Common pitfalls in visualization projects include lack of data availability and the domain users’ needs and focus changing too rapidly for the design process to complete. While it is often prudent to avoid such projects, we argue it can be beneficial to engage them in some cases as the visualization process can help refine data collection, solving a “chicken and egg” problem of having the data and tools to analyze it. We found this to be the case in the domain of task parallel computing where such data and tooling is an open area of research. Despite these hurdles, we conducted a design study. Through a tightly-coupled iterative design process, we built Atria, a multi-view execution graph visualization to support performance analysis. Atria simplifies the initial representation of the execution graph by aggregating nodes as related to their line of code. We deployed Atria on multiple platforms, some requiring design alteration. We describe how we adapted the design study methodology to the “moving target” of both the data and the domain experts’ concerns and how this movement kept both the visualization and programming project healthy. We reflect on our process and discuss what factors allow the project to be successful in the presence of changing data and user needs.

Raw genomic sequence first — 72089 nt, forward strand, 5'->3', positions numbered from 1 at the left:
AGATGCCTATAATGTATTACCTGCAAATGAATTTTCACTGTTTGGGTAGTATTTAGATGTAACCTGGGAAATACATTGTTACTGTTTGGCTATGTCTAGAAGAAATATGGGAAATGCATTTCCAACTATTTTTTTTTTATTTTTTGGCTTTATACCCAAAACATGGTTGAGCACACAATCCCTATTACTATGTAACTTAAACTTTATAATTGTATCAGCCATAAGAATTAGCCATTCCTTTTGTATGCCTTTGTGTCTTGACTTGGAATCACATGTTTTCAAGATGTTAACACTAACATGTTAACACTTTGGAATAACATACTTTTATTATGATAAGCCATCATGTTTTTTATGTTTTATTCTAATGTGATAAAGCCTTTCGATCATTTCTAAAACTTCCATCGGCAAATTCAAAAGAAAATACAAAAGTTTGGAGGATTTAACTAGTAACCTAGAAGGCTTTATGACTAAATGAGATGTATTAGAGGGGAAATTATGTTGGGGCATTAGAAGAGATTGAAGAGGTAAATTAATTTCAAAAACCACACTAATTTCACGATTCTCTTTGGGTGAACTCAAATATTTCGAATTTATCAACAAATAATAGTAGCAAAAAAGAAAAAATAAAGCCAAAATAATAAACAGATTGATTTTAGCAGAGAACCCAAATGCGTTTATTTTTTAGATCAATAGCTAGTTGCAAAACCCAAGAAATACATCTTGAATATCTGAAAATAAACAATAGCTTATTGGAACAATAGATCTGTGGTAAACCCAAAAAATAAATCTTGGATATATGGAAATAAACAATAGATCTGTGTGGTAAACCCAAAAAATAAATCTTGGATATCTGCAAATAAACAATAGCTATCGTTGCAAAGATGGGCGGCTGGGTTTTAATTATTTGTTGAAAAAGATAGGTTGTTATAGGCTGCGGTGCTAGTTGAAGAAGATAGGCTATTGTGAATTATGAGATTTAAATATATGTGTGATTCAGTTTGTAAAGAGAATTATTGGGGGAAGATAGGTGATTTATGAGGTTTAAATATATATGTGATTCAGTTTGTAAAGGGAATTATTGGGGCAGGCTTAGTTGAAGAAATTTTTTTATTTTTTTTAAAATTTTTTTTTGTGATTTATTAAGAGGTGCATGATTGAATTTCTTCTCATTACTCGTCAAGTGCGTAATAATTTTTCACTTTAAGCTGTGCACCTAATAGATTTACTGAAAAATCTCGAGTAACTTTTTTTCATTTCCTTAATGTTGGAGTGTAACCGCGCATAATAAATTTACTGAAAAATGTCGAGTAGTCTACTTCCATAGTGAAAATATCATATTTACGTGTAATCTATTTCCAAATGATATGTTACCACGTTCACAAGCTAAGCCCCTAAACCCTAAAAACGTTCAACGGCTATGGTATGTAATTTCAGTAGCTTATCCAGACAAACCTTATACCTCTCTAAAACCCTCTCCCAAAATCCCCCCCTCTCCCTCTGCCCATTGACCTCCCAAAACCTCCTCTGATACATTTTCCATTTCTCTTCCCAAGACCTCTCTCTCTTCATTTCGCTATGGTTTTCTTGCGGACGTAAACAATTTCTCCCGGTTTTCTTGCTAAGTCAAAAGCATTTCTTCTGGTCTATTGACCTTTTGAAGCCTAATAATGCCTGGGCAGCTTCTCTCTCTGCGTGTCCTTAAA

|Original language||English (US)|
|State||Published - May 30 2019|
- Design studies
- Graph visualization
- Parallel computing
- Software visualization
ASJC Scopus subject areas